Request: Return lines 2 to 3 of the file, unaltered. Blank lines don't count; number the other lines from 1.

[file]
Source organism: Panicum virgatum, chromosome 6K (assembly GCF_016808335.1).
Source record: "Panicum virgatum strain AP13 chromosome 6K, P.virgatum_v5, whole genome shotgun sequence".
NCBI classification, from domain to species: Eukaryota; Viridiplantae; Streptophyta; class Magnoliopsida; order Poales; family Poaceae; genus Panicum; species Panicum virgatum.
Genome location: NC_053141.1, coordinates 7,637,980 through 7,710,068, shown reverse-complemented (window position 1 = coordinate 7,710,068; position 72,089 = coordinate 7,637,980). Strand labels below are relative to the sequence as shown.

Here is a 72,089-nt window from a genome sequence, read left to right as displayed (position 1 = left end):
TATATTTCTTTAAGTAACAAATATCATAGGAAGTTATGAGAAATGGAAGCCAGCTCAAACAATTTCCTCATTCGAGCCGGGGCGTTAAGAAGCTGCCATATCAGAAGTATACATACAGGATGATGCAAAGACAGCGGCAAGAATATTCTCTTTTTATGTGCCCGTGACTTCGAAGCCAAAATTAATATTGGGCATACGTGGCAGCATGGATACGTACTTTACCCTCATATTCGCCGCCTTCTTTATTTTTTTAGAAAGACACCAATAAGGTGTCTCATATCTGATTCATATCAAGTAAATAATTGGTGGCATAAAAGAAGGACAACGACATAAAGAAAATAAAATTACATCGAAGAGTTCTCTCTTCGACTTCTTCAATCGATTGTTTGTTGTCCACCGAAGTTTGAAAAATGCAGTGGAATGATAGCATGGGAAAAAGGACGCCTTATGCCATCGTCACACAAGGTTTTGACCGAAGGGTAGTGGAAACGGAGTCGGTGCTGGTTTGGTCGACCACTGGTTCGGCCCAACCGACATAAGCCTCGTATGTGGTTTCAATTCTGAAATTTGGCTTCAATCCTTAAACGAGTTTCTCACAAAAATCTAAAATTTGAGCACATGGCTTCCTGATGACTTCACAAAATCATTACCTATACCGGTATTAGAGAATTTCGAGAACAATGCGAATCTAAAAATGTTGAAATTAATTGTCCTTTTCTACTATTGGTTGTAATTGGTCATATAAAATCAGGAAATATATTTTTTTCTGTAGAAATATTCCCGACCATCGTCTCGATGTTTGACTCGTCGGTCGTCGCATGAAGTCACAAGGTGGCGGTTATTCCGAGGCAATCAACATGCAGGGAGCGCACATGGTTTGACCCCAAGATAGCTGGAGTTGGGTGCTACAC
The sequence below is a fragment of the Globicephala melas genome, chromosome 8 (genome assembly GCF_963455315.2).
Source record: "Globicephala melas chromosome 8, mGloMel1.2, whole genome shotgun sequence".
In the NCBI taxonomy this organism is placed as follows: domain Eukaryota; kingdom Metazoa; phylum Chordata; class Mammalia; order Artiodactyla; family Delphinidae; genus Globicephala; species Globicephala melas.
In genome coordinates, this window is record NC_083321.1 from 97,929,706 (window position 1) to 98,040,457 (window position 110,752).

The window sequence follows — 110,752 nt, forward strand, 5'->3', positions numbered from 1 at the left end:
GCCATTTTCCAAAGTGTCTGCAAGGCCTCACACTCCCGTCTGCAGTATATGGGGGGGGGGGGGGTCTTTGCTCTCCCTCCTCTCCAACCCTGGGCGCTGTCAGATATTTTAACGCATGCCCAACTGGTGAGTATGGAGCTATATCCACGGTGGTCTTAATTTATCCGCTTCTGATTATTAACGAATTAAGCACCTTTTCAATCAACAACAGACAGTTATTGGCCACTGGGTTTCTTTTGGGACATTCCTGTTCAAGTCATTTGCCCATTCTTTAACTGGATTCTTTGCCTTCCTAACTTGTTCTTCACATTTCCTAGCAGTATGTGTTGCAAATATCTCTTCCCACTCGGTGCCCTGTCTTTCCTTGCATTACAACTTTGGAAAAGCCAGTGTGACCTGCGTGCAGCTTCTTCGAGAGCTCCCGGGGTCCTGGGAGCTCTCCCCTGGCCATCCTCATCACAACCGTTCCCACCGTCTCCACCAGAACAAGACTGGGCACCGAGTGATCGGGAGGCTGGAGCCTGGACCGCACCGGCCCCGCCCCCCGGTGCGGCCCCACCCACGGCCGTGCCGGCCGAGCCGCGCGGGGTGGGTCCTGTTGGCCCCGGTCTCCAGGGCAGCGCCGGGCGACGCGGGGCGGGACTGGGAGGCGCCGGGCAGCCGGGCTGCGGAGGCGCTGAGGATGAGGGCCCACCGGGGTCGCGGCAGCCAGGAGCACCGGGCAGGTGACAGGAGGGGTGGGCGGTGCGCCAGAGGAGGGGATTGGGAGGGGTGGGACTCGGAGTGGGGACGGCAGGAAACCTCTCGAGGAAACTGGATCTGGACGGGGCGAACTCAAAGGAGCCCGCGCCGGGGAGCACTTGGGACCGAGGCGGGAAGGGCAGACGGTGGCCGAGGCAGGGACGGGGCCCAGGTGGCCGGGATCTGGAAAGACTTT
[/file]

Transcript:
Source record: "Panicum virgatum strain AP13 chromosome 6K, P.virgatum_v5, whole genome shotgun sequence".
NCBI classification, from domain to species: Eukaryota; Viridiplantae; Streptophyta; class Magnoliopsida; order Poales; family Poaceae; genus Panicum; species Panicum virgatum.